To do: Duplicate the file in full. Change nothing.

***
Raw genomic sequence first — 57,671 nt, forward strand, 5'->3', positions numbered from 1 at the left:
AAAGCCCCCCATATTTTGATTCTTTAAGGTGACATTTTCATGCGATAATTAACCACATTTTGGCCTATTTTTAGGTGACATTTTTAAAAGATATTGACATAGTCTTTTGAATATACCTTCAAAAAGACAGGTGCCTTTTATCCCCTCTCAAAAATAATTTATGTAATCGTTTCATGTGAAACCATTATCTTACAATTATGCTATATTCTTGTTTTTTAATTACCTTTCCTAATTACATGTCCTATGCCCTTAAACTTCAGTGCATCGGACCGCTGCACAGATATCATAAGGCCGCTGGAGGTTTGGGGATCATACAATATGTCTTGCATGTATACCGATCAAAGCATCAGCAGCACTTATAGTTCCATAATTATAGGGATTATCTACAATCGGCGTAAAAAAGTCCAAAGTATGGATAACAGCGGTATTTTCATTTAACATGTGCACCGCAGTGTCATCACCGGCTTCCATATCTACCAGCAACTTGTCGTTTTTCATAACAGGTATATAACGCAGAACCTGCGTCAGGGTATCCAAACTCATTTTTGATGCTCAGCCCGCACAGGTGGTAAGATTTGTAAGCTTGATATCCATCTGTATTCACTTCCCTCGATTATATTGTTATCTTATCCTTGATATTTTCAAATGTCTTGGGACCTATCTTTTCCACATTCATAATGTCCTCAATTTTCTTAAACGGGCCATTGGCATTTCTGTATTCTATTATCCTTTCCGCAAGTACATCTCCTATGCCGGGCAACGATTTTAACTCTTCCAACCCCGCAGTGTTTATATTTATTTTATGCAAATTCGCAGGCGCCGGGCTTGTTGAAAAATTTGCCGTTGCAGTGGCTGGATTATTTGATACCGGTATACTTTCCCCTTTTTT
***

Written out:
Raw genomic sequence first — 57,671 nt, forward strand, 5'->3', positions numbered from 1 at the left:
AAAGCCCCCCATATTTTGATTCTTTAAGGTGACATTTTCATGCGATAATTAACCACATTTTGGCCTATTTTTAGGTGACATTTTTAAAAGATATTGACATAGTCTTTTGAATATACCTTCAAAAAGACAGGTGCCTTTTATCCCCTCTCAAAAATAATTTATGTAATCGTTTCATGTGAAACCATTATCTTACAATTATGCTATATTCTTGTTTTTTAATTACCTTTCCTAATTACATGTCCTATGCCCTTAAACTTCAGTGCATCGGACCGCTGCACAGATATCATAAGGCCGCTGGAGGTTTGGGGATCATACAATATGTCTTGCATGTATACCGATCAAAGCATCAGCAGCACTTATAGTTCCATAATTATAGGGATTATCTACAATCGGCGTAAAAAAGTCCAAAGTATGGATAACAGCGGTATTTTCATTTAACATGTGCACCGCAGTGTCATCACCGGCTTCCATATCTACCAGCAACTTGTCGTTTTTCATAACAGGTATATAACGCAGAACCTGCGTCAGGGTATCCAAACTCATTTTTGATGCTCAGCCCGCACAGGTGGTAAGATTTGTAAGCTTGATATCCATCTGTATTCACTTCCCTCGATTATATTGTTATCTTATCCTTGATATTTTCAAATGTCTTGGGACCTATCTTTTCCACATTCATAATGTCCTCAATTTTCTTAAACGGGCCATTGGCATTTCTGTATTCTATTATCCTTTCCGCAAGTACATCTCCTATGCCGGGCAACGATTTTAACTCTTCCAACCCCGCAGTGTTTATATTTATTTTATGCAAATTCGCAGGCGCCGGGCTTGTTGAAAAATTTGCCGTTGCAGTGGCTGGATTATTTGATACCGGTATACTTTCCCCTTTTTT